quinn_drummer: [Link to the relevant part](https://en.wikipedia.org/wiki/Escape_of_Charles_II#Afterwards)
> When he returned to England in 1660 the King granted various annuities and gifts to the people such as the Pendrill brothers and Jane Lane for their services. They were summoned to Whitehall Palace to attend the King and did so for a number of years. For Thomas Whitgreave and Richard Pendrell, Charles created annual pensions of £200 to be paid to them and £100 to the descendants of Richard Pendrell in perpetuity. At some point the Whitgreave pension lapsed (it may never have actually been paid) and so did Jane Lane’s because she had no children. The other Pendrell brothers also received lesser pensions. The pensions to the Pendrells are still being paid to a number of their descendants today.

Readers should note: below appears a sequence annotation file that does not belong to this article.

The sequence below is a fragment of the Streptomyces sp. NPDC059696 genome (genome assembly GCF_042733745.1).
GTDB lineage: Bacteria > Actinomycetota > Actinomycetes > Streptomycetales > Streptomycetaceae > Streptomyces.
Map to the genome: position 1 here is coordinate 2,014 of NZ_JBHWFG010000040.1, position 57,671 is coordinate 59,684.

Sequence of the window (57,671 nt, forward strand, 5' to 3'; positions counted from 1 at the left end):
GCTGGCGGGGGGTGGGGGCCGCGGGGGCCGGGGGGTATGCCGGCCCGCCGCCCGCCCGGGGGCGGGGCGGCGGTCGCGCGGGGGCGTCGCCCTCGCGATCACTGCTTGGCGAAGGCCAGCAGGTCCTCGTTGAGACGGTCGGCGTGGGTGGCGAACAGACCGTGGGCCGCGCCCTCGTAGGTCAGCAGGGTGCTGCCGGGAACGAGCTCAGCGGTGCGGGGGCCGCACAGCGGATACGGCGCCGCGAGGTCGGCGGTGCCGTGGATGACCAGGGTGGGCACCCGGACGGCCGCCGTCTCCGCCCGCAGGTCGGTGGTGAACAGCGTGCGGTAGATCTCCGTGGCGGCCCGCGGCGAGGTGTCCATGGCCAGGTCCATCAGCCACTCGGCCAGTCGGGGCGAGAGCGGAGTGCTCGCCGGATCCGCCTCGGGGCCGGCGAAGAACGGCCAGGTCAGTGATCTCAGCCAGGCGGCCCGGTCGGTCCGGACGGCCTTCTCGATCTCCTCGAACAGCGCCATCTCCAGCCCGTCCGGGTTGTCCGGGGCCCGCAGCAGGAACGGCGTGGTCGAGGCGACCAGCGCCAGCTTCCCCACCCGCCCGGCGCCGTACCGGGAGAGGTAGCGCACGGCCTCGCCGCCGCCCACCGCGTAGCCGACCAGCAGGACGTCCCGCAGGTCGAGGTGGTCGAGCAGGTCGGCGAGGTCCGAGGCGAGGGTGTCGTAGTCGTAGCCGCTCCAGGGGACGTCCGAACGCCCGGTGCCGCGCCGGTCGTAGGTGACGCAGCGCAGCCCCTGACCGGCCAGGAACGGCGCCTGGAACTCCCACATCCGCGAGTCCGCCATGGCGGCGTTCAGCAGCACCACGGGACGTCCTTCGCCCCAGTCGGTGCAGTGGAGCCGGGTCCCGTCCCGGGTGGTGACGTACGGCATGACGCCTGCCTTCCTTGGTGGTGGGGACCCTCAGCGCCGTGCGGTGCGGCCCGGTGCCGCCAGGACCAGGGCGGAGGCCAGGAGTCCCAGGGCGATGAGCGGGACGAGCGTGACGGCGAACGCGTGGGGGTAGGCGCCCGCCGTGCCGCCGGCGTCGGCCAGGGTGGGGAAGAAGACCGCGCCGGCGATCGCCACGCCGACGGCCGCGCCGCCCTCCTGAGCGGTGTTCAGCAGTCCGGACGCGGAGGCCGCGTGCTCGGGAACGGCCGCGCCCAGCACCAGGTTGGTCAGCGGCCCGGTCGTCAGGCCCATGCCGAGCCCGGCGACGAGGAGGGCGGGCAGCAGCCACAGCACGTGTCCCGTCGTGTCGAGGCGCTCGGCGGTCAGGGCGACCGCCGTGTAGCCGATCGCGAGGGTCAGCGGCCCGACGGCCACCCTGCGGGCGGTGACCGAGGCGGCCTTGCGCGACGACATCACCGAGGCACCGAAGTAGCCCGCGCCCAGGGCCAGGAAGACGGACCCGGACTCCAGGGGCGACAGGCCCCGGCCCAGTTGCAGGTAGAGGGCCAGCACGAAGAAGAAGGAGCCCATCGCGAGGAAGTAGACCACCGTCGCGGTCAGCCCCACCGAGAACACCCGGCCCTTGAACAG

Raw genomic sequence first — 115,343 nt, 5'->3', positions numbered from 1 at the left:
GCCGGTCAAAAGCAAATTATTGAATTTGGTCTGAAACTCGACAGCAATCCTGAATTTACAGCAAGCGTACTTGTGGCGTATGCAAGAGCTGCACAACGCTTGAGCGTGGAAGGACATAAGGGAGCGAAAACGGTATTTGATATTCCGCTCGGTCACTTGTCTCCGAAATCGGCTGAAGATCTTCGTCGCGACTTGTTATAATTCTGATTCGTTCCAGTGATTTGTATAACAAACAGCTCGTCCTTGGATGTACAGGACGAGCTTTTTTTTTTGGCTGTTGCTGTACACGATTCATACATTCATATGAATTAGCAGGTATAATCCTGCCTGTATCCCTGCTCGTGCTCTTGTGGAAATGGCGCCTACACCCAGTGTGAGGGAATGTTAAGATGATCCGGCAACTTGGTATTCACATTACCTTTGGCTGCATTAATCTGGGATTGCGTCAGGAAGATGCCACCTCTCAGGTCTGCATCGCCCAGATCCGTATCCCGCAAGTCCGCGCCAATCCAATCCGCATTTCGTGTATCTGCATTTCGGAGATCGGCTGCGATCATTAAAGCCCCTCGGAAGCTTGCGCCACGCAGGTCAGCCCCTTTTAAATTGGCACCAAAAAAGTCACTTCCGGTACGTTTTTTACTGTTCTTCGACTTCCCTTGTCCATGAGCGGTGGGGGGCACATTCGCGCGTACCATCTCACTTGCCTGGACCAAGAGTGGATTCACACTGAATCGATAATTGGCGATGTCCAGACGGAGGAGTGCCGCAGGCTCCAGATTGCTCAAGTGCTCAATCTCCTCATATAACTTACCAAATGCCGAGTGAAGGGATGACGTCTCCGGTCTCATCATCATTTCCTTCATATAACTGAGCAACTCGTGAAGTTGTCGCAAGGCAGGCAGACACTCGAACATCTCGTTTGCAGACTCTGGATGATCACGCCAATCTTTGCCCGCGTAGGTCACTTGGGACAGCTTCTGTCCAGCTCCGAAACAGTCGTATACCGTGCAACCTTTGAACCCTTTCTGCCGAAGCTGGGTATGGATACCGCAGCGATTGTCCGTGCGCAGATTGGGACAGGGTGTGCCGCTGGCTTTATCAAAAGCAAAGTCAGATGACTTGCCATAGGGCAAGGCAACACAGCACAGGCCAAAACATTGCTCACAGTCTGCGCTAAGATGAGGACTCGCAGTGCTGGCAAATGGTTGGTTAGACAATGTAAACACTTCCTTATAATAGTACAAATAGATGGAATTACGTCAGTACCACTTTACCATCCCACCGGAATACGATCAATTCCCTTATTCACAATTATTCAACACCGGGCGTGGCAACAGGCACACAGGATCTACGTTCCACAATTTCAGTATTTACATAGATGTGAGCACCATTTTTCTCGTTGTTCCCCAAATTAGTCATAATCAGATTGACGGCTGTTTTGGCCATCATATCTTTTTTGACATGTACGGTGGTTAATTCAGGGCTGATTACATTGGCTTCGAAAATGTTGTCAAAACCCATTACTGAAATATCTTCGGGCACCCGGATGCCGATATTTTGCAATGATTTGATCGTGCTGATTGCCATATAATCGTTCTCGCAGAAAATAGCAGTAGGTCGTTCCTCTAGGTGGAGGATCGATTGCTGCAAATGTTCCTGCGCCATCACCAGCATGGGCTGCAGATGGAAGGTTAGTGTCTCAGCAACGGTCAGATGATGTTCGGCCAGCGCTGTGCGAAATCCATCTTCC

Hohohoju: How much?
Never-be-Ashley: The most interesting thing about King Charles the First is that he was 5 foot 6 inches tall at the start of his reign,
but only 4 foot 8 inches tall at the end of it.
Kongbuck: Historical information that I could find only went back to 1751, but using that inflation calculator, £200 in 1751 is the equivalent to over £40,000 in 2017.
Ron_Paul_2024: The story of how King Charles II escaped the clutches of the republican forces gave a new spark for love of the monarchy and the military style republican England made the English people want the return to having also a monarchy in England.
Justkiddingkiddo: A Lenis… King Charles II. always pays his debt.
Jules_Elysard: Remember the good old cause!
Xiaxs: Hey it’s me, your cousin
QuiteAffable: [When Cromwell died, some of the “Regicides” who condemned Charles I fled to New England to escape Charles II.](https://en.wikipedia.org/wiki/List_of_regicides_of_Charles_I#Treatment_of_the_regicides)
KravMaga16: What is 200 pounds comparable to in today’s money?
Oh you think this is a game…